Determining why your relaxed hair is breaking part 2


To determine why your hair is breaking, you need to ask yourself some more questions. You can find the first set of questions in the post, Determining why your relaxed hair is breaking part 1

8. How often do you moisturize your hair?

  1. You should aim to moisturize your hair at least once in 2 days. Read Suggestions for leave-in conditioners and hair moisturizers.
  2. On days that you wear your hair down, your hair has been exposed to the elements.  It is a good idea to moisturize your hair in the evening.
  3. You should also watch what happens to your hair when you moisturize. Does it break more? If it does, it might be as a result of several things.
    • It was already so dry so the mere act of touching your hair made it break. This might be true if you haven’t moisturized your hair in > 2 days.
    • Your hair is already well moisturized and you are now over-moisturizing it. Have you been moisturizing twice a day or co-washing frequently? You might not need to moisturize your hair that frequently. You can reduce your frequency of moisturizing to once a day or every other day.
    • You are using a protein-based moisturizer. Check the ingredients: is any protein stated on the ingredient list? Read The difference between protein and moisturizing conditioners.
    • Are you applying your moisturizer gently?

9. When was the last time you shampooed or co-washed your hair? It is a good idea to cleanse your hair and scalp at least once a week. If you are extremely busy, 2 weeks is the maximum time to go between washes. When you don’t shampoo your hair, product buildup can result from your regular use of hair moisturizers, oils and styling products. This can lead to breakage. Read What is product buildup and how can it affect your hair?.

10. How do you shampoo your hair? When you shampoo your hair, don’t pile it on your head or rub it vigorously in different directions. Massage it gently in one direction to reduce chances of tangling. If your hair is prone to tangles, opt to wash your hair in sections.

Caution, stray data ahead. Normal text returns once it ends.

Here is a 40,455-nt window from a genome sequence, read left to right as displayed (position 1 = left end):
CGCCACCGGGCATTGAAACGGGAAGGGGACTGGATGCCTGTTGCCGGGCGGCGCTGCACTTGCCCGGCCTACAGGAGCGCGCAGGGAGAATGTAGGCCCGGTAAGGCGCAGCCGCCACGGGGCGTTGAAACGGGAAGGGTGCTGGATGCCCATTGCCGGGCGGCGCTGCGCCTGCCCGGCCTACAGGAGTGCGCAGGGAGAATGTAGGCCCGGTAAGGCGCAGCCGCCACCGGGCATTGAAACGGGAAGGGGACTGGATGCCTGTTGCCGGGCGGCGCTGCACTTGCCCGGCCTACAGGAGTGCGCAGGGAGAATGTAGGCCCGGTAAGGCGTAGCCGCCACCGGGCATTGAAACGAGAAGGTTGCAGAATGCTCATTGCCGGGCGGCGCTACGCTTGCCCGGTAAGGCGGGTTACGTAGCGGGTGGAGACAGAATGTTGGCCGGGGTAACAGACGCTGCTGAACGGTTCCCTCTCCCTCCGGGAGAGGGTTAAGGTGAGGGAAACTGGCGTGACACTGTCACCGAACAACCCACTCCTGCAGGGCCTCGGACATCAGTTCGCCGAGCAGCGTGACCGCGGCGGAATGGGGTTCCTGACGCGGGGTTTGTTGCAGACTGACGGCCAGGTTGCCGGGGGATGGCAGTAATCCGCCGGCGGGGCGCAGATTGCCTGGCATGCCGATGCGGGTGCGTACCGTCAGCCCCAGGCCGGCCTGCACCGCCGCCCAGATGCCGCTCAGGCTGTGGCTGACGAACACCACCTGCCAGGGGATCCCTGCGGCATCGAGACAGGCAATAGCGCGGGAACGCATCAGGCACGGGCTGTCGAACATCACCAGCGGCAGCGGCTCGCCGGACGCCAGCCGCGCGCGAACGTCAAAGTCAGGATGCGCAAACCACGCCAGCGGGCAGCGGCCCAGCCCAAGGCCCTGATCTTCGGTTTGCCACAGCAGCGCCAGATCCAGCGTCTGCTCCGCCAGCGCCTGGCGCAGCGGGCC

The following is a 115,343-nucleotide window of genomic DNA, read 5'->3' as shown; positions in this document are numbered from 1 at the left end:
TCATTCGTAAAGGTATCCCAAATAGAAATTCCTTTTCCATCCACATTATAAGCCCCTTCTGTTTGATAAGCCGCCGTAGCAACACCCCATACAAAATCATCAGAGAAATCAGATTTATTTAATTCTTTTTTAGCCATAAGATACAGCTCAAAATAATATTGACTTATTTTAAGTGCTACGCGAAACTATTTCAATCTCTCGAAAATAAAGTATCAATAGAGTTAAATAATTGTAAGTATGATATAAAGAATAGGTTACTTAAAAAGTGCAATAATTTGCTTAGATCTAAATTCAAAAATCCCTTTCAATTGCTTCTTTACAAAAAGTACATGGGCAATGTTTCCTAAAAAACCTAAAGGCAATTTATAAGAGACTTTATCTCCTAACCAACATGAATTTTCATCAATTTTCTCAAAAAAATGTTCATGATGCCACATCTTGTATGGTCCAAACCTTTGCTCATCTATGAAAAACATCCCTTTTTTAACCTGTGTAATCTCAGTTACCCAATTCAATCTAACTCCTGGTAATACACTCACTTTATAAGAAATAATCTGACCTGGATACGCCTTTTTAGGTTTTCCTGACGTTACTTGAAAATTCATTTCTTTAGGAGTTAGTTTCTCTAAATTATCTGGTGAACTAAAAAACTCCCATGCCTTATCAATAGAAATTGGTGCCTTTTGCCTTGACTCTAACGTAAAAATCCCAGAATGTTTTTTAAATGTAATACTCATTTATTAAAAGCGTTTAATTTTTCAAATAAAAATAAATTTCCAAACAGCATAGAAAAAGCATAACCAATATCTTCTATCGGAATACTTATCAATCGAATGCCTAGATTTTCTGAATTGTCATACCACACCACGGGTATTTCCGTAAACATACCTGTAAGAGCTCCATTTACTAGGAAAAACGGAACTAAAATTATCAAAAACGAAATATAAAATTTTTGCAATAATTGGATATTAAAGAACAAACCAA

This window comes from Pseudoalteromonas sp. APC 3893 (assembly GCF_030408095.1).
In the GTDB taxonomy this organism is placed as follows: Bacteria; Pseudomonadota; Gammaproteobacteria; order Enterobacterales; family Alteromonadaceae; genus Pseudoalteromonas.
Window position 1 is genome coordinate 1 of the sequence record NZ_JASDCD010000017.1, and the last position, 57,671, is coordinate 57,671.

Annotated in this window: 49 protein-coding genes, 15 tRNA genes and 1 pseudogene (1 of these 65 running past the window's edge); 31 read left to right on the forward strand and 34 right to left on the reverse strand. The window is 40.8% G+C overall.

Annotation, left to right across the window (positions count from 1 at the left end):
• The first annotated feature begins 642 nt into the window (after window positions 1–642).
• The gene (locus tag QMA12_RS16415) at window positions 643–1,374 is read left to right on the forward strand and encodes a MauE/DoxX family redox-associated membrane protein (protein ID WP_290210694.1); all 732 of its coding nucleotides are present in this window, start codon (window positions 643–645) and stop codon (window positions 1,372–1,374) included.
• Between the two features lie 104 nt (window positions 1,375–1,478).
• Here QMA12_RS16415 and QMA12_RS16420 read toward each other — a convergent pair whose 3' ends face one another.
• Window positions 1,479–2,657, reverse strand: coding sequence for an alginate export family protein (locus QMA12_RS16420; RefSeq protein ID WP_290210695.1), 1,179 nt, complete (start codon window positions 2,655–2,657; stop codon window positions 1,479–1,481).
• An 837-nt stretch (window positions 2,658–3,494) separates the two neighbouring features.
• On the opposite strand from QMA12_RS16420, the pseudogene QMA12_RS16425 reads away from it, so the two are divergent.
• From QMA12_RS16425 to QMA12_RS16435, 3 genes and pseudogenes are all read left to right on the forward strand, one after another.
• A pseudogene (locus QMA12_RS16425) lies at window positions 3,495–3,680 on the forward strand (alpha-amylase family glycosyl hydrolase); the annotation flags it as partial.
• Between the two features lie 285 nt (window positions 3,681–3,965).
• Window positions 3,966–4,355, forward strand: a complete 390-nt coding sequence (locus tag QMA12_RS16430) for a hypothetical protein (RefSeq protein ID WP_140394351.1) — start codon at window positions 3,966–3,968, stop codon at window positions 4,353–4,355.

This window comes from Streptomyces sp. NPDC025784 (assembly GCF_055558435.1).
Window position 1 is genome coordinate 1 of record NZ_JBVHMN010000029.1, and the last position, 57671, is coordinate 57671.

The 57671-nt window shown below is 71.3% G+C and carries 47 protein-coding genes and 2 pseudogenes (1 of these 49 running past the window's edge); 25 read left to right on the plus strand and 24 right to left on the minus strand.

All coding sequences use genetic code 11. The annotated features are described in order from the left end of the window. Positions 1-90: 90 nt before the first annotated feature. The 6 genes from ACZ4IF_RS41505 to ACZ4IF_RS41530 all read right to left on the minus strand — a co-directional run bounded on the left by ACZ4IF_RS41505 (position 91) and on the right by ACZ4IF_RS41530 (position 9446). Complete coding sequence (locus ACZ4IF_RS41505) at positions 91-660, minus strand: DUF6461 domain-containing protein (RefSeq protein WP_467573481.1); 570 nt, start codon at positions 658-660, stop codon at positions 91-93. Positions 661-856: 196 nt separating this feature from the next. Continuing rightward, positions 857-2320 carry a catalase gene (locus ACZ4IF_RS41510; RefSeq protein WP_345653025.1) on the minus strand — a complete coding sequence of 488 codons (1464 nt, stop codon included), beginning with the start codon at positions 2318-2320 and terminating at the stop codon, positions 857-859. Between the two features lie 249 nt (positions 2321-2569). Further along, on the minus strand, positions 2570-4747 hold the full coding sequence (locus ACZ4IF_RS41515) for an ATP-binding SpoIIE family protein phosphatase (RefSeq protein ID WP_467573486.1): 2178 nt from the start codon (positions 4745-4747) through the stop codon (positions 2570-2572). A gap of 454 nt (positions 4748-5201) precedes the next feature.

11. What sort of shampoo have you been using? Check the ingredients on your shampoo. Does it contain Sodium Lauryl sulfate? Or Ammonium Lauryl sulfate? If possible, look for a shampoo without those ingredients. If you don’t find one without, ensure you deep condition every time you use that shampoo.

12. What leave-in conditioner have you been using? Is it protein-based? That might be leading to overload. Opt for a moisturizing leave-in conditioner.

13. What sort of oils have you been using? Coconut oil helps the hair retain protein. If you have been using a lot of protein conditioners in addition to coconut oil, that might be compounding the problem. Hold off from using it till your hair is well moisturized again. In the mean time, use other oils like olive oil, avocado oil, safflower oil, peanut oil, etc

To be continued

Dr Fomsky

About the author
Dr Fomsky

Nigerian-born Dr Fomsky is a God-lover, a wife, a mom of three, a medical doctor by day. Plus she owns a Nigerian-based online hair product store called Sizzelle.
Dr Fomsky is very passionate about hair, skin and weight management. Since she's had her babies, she's been struggling to keep her weight and her tummy down!
At night, she likes to read books, write blog posts and leave comments on other blogs. She lives in Alberta, Canada and is also the author of Solving your relaxed hair breakage book .
LAST RELAXER DAY: December 15th, 2016
BIG CHOP: January 14th, 2017
Natural Hair, Unknown Porosity, Fine Hair strands, Low to Moderate Density

Related Posts Plugin for WordPress, Blogger...

5 Comments to Determining why your relaxed hair is breaking part 2

  1. Tonkabelle says:

    This post is very informative. I am thinking of washing in sections once I get to more than six weeks post (this is when I begin to dread wash days). Do you wash in sections?

    • Dr_fomsky says:

      Thanks Tonkabelle. Yes I wash in sections when I have new growth. When my hair is freshly relaxed, it doesn’t matter much to me because it rarely tangles.

  2. I’ll repost this and link it back to you. It’s really informational.

Leave a Reply

Your email address will not be published. Required fields are marked *